The overall goal of personalized nutrition is to maintain or increase an individual’s health and to deliver more specific healthy eating guidelines, nutritional products and services.
The paradigm shift, away from single best diets for everyone toward personalization for the individual, is moving nutrigenomics research from basic science into practice.
Nutrigenomics is the study and branch of genetic research looking into how foods affect the genes and how, in return, genetic variations affect the way people react to nutrients in foods.
Genetic testing was rarely discussed until recently. The nutrition industry has always accepted genetic testing for prenatal screenings and cancer prevention, but up until a few years ago, the industry had not really benefitted from genetic testing. Clearly, as is known today, age, sex, body size, physical activity levels and genetics cause variations in nutritional needs and potential disease risk, which is why personalized nutrition is emerging to monitor and improve health and wellness.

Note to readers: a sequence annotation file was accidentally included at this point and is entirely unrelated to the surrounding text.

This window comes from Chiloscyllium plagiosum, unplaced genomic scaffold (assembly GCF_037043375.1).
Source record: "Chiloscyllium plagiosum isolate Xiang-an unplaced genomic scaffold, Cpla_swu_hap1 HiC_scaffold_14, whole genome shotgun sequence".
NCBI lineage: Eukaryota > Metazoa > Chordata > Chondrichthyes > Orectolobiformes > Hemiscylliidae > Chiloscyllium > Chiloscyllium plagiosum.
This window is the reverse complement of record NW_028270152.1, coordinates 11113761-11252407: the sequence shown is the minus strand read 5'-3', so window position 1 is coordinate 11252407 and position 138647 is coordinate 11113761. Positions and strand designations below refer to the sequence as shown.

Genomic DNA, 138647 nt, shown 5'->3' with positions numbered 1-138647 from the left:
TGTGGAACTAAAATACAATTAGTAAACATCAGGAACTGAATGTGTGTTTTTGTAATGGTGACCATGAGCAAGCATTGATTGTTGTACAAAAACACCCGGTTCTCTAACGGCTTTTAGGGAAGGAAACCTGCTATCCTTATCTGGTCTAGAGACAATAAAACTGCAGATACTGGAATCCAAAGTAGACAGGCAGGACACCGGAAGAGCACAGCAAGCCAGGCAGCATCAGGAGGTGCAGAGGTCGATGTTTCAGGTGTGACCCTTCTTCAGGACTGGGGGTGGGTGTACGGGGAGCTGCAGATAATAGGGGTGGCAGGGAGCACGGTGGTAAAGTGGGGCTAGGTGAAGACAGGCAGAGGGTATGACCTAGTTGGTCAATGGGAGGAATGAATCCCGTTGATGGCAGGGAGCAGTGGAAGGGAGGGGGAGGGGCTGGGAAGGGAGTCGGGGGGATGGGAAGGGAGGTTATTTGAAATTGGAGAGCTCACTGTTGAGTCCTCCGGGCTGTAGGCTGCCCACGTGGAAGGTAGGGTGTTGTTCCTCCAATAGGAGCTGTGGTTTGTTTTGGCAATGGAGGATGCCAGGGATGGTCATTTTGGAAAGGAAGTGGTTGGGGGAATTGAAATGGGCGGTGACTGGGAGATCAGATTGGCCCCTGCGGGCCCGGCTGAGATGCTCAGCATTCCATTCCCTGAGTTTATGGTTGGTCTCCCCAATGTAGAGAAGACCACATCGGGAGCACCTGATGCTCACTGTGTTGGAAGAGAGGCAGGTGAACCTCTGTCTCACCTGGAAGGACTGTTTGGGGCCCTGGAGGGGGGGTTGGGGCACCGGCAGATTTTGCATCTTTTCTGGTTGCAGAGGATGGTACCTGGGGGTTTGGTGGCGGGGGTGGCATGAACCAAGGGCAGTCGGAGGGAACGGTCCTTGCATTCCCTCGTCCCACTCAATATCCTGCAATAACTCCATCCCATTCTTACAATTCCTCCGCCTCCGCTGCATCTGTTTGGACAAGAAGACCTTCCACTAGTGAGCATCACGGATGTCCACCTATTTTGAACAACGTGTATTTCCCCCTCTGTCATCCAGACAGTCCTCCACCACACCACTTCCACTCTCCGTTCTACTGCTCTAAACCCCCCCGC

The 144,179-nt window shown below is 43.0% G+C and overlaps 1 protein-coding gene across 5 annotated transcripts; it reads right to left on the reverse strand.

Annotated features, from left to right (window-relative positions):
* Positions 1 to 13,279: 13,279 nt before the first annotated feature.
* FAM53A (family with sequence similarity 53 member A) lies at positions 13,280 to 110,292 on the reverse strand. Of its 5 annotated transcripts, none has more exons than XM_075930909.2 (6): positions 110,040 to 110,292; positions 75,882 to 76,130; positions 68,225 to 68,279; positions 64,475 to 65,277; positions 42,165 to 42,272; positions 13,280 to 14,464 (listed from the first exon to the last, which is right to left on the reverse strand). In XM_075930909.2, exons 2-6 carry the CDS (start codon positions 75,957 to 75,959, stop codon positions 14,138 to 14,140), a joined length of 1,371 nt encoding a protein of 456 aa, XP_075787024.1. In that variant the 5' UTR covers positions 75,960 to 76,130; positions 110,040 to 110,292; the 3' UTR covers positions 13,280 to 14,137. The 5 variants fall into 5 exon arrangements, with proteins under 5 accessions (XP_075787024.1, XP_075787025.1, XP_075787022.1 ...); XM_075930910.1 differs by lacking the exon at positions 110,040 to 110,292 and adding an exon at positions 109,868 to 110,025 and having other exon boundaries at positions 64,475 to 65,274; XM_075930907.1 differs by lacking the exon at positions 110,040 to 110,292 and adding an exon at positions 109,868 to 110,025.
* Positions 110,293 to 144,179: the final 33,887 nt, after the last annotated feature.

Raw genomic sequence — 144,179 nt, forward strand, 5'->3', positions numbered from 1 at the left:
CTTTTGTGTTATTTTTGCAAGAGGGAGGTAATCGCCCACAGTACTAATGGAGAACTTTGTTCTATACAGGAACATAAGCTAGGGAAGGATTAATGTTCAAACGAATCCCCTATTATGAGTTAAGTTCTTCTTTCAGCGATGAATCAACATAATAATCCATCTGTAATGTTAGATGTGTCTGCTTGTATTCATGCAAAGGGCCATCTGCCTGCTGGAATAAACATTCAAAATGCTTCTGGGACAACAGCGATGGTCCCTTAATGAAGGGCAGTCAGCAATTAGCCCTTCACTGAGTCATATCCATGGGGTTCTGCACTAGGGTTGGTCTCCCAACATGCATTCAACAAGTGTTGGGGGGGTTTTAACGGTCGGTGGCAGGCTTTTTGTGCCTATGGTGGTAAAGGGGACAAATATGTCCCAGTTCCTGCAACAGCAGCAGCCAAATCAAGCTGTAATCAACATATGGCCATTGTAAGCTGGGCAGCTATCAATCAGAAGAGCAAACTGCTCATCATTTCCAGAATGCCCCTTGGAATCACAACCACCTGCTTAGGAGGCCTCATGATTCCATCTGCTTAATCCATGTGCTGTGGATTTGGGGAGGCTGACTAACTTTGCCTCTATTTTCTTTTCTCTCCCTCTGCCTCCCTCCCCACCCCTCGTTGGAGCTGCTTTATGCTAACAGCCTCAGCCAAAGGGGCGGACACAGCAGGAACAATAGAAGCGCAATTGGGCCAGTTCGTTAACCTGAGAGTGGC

Personalized Nutrition to Combat Chronic Disease?
In the U.S. alone, seven of the top 10 leading causes of death are chronic diseases, most of which are considered preventable (J Am Coll Nutr. 2020;395-15). In 2014, close to 60% of American adults suffered from at least one chronic disease and about a quarter of Americans had multiple chronic conditions. The primary driver of chronic disease is said to be poor nutrition, particularly in cardiometabolic conditions and diet-related cancers.